When individuals and companies start working with bonds, a lot of carriers assume average individuals or companies know what the common bond terms are. Unfortunately, that’s not the case. When working with bonds there are some common terms that are used on an everyday basis. We are breaking down common bond terms below to help you when working with bonds.
Bond Terms Defined
This is the party that requires the Principal to provide the bond. The Obligee is protected from loss by the Surety if the Principal fails to fulfill their obligations.
This is the person or business who is required to be bonded by the Obligee. The Principal is obligated to the Obligee to pay and/or perform according to a law, ordinance, rule, regulation, contract, license or permit.
A surety is the insurance company that issues the bond for the Principal. In doing so, they are guaranteeing the obligations of the Principal.
To indemnify means to make whole. Under common law, the surety company has the right to be indemnified by the principal in the event of a loss. The General Indemnity Agreement (GIA) carries out that right by stating that if the surety suffers a loss while providing a bond to the principal, the principal is obligated to make the surety “whole” by reimbursing any losses and expenses.
A Surety Bond is an unusual form of insurance in that one person or organization pays for it, while another receives the benefit. The third party (surety company) guarantees to the second party (obligee) the successful performance of the first party (principal). The surety company guarantees that the obligations of the principal to the obligee will be performed in accordance with a contract, statute, or regulations.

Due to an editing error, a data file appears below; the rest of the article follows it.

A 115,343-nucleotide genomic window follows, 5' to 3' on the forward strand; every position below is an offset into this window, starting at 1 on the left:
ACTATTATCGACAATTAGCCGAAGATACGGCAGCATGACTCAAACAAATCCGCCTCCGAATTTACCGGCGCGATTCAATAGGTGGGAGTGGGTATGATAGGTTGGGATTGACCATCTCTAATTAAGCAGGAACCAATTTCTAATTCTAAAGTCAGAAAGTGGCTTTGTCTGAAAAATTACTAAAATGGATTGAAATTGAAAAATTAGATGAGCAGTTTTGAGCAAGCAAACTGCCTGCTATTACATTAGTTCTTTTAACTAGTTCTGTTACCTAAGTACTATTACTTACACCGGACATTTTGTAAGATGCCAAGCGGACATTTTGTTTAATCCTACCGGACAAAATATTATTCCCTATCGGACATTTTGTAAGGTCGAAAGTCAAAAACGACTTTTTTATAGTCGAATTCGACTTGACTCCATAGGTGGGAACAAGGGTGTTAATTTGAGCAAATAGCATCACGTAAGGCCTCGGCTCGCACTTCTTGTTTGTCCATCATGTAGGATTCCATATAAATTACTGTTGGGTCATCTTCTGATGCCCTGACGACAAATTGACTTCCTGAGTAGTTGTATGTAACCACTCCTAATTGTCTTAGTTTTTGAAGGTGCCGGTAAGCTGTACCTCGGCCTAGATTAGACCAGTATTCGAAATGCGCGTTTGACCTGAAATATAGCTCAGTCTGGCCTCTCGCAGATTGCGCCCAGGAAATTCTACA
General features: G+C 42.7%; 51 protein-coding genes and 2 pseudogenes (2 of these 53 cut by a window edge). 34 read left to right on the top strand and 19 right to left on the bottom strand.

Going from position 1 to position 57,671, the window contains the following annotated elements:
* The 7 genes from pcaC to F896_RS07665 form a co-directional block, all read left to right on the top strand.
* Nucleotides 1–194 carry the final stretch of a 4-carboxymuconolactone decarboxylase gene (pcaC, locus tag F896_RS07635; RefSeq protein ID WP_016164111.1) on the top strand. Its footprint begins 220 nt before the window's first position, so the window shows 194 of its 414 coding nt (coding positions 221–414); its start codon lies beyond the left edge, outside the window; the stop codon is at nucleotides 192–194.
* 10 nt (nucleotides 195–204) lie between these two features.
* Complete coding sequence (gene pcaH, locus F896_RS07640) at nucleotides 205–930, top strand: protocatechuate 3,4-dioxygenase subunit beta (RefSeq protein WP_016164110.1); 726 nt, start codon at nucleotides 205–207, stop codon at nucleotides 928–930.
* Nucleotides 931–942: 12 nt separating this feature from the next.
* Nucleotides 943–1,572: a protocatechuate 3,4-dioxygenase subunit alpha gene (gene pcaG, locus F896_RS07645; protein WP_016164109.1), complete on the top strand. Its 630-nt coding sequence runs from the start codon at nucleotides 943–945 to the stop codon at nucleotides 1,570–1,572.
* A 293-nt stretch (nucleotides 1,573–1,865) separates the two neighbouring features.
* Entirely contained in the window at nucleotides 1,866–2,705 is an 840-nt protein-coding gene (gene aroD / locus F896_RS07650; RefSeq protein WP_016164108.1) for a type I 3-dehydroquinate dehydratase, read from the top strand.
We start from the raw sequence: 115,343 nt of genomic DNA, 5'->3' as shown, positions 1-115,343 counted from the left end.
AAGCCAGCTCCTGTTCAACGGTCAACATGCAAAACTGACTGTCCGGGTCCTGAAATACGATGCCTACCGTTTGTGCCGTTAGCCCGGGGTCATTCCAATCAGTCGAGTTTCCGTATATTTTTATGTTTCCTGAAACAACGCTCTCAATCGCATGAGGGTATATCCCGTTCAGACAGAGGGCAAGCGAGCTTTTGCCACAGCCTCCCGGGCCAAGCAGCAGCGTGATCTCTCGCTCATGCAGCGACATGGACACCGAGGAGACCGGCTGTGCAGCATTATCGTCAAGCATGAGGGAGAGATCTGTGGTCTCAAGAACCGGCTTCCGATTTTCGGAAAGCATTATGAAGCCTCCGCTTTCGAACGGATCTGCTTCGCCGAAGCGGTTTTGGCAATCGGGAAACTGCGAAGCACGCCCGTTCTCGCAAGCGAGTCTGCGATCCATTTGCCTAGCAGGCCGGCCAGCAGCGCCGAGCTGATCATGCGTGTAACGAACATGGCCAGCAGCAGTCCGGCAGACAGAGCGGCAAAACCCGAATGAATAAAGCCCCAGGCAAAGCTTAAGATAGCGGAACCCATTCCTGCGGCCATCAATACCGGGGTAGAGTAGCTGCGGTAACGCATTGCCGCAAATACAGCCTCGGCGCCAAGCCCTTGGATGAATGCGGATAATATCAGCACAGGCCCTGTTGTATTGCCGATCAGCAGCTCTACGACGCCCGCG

Contract Bonds are required when an individual or company has a contractual obligation to perform work or provide services to another entity. The Contract Bond guarantees that the individual or company will fulfill the terms of the contract. Some other various types of contract bonds are Bid Bonds, Performance and Payment Bonds, Supply Bonds, Subdivision/Site Improvement Bonds and Warranty Bonds.
A Court Bond guarantees that an individual or organization will fulfill their responsibilities as ordered by a court. There are two types of court bonds – Fiduciary and Judicial Bonds.
A fiduciary bond essentially serves as insurance to protect beneficiaries, heirs, and creditors when a fiduciary (trustee; someone who acts on the behalf of another) fails to perform honestly or competently.
A judicial bond is another type of court bond that guarantees court costs are secured. Civil court proceedings require judicial bonds when someone involved in a lawsuit seeks a special right or remedy before of a final court decision.
These indemnify an employer against financial loss due to dishonesty of an employee or protect a business from certain types of damage caused by employees. There are several types of fidelity bonds, each providing specific coverage – Employee Dishonesty, Business Service, and Commercial Crime Bonds.
License and Permit Bond
These include a wide variety of bonds required by various government agencies throughout the country in connection with regulated professions. These bonds provide indemnification for loss or damage resulting from a license or permit holder’s compliance with a law, ordinance, or regulations.
Bonds are sometimes a necessity in business. Understanding the names and jargon are helpful when having to work with bonds as an individual or company.
To learn more about bonds, visit our website or give us a call at 770-720-1314. We would be happy to assist in guaranteeing you get the correct bond for you or your company.